This paper focuses on the ‘problem’ of Aboriginal and Torres Strait Islander education represented in the Australian Curriculum’s Aboriginal and Torres Strait Islander histories and cultures cross-curriculum priority. Looking beyond particular curriculum content, we uncover the policy discourses that construct (and reconstruct) the cross-curriculum priority. In the years after the Australian Curriculum’s creation, curriculum authors have moulded the priority from an initiative without a clear purpose into a purported solution to the ‘Indigenous problem’ of educational underachievement, student resistance and disengagement. As the cross-curriculum priority was created and subsequently reframed, the ‘problem’ of Aboriginal and Torres Strait Islander education has thereby been manifested in policy, strategised as curriculum content and precipitated in the cross-curriculum priority. These policy problematisations perpetuate contemporary racialisation and actively construct Aboriginal and Torres Strait Islander people, histories and knowledges as deficient.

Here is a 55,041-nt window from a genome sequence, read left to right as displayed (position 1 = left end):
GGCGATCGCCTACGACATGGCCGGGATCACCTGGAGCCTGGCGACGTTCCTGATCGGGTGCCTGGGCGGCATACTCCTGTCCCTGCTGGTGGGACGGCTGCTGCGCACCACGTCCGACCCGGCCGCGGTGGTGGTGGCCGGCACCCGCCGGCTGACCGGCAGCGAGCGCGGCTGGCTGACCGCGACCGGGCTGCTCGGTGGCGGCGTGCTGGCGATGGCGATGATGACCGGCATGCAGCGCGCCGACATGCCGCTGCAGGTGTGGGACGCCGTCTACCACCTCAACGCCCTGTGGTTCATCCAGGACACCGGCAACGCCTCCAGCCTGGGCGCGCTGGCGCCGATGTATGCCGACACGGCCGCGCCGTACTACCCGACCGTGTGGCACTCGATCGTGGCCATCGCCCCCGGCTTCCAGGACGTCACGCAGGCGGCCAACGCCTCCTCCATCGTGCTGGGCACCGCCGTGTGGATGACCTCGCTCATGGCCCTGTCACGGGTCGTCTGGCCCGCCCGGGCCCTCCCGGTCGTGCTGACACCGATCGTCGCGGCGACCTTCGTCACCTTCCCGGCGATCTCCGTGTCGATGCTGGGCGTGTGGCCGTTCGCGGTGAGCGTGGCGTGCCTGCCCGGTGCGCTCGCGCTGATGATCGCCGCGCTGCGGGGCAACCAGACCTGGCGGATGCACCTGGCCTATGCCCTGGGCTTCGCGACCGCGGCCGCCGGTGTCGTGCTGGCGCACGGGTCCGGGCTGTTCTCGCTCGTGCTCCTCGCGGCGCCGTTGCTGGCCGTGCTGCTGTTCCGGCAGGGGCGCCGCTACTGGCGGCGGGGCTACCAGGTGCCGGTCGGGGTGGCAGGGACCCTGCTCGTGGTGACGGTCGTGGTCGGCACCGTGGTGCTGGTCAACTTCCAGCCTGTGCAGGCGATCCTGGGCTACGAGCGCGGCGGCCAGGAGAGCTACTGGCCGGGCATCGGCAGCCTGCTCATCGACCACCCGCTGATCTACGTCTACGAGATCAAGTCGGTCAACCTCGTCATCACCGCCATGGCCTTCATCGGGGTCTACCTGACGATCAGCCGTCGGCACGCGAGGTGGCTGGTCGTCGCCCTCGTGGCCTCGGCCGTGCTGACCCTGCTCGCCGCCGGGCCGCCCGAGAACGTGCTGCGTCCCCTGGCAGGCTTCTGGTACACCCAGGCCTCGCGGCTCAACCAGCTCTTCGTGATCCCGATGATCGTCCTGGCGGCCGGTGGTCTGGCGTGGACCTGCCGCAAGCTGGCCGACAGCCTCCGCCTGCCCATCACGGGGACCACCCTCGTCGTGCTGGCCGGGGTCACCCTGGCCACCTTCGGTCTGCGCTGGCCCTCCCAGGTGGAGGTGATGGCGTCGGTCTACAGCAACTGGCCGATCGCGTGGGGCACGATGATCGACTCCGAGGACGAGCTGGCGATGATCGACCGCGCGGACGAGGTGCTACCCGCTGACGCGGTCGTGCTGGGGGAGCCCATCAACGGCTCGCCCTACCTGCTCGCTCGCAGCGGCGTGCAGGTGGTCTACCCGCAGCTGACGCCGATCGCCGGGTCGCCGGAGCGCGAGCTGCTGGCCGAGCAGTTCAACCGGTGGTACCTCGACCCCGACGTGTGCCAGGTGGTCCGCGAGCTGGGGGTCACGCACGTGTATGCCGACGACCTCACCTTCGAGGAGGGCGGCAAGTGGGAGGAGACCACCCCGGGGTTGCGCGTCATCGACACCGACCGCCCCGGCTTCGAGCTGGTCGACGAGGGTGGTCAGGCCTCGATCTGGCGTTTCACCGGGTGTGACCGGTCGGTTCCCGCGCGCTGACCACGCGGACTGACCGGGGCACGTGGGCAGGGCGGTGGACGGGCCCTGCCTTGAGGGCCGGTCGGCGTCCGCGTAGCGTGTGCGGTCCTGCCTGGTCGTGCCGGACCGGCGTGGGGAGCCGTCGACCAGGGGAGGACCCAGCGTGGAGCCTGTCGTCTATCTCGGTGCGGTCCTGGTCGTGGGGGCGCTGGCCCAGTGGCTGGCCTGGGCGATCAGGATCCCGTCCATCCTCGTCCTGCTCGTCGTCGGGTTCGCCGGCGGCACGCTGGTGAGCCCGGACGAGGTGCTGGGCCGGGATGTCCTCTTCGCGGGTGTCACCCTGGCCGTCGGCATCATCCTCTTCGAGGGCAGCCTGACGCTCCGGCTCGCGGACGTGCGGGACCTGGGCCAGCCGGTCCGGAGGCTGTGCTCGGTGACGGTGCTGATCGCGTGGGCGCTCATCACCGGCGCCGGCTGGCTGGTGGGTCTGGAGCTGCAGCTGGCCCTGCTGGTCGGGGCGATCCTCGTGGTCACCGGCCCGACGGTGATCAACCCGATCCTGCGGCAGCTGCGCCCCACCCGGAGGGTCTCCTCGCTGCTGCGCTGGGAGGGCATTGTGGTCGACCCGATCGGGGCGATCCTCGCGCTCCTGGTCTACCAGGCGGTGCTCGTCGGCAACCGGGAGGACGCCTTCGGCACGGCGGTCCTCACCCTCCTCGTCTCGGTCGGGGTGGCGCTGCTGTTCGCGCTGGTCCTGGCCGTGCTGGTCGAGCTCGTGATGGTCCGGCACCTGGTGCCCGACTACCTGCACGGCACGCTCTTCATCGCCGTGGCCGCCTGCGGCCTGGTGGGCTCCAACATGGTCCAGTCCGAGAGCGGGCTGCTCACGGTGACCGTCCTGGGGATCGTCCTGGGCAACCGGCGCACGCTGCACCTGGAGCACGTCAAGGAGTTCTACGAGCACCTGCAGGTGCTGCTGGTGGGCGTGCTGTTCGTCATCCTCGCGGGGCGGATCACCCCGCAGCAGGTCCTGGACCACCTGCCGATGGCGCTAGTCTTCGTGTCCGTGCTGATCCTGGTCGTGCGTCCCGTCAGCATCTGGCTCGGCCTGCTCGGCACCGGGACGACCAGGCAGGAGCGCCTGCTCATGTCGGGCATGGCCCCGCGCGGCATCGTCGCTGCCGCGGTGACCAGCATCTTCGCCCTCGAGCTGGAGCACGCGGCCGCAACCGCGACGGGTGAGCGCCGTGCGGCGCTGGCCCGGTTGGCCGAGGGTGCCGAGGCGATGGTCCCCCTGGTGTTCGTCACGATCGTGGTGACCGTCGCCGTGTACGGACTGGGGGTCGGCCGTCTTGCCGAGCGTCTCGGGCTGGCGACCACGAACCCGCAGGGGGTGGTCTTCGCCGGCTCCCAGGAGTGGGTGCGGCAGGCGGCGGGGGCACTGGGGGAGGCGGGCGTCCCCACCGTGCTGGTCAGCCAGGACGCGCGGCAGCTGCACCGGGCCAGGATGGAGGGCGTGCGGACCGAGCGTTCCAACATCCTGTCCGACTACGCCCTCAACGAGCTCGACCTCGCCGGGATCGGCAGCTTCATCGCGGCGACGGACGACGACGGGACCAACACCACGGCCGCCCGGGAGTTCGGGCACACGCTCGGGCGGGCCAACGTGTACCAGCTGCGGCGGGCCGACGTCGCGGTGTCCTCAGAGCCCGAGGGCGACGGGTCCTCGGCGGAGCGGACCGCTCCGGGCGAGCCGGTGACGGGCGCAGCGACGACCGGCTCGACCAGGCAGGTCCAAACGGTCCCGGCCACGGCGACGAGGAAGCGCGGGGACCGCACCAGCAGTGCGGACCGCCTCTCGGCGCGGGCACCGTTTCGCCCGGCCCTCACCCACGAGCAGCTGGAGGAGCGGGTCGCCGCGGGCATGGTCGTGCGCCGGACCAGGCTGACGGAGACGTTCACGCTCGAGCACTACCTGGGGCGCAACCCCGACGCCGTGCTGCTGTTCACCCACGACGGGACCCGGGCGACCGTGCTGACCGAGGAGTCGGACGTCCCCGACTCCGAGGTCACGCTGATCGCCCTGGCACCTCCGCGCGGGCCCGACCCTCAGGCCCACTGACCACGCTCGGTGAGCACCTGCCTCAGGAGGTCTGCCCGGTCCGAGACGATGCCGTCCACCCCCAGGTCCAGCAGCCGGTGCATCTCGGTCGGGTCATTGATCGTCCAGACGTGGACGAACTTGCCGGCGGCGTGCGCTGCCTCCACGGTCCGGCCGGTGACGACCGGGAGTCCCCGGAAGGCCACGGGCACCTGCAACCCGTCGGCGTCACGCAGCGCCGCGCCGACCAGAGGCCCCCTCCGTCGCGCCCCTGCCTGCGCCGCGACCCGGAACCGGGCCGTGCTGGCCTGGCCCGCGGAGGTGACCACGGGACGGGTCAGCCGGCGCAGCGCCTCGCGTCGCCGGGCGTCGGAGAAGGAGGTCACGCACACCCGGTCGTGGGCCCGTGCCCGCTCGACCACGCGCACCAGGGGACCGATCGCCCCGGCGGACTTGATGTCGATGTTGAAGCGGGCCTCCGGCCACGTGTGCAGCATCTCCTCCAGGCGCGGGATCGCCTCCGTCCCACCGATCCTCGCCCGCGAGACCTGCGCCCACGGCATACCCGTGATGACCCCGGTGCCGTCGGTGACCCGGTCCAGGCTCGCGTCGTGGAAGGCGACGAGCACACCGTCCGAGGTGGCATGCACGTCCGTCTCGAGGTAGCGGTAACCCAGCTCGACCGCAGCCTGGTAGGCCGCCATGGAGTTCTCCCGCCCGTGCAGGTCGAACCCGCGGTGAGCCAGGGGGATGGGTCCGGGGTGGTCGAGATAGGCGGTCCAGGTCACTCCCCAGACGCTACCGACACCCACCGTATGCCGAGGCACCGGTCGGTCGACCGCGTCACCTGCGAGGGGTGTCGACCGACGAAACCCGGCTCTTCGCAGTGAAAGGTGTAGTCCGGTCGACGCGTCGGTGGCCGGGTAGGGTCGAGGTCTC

- policy problematisation
- Aboriginal and Torres Strait Islander education
- Indigenous education
- Australian curriculum
- cross-curriculum priority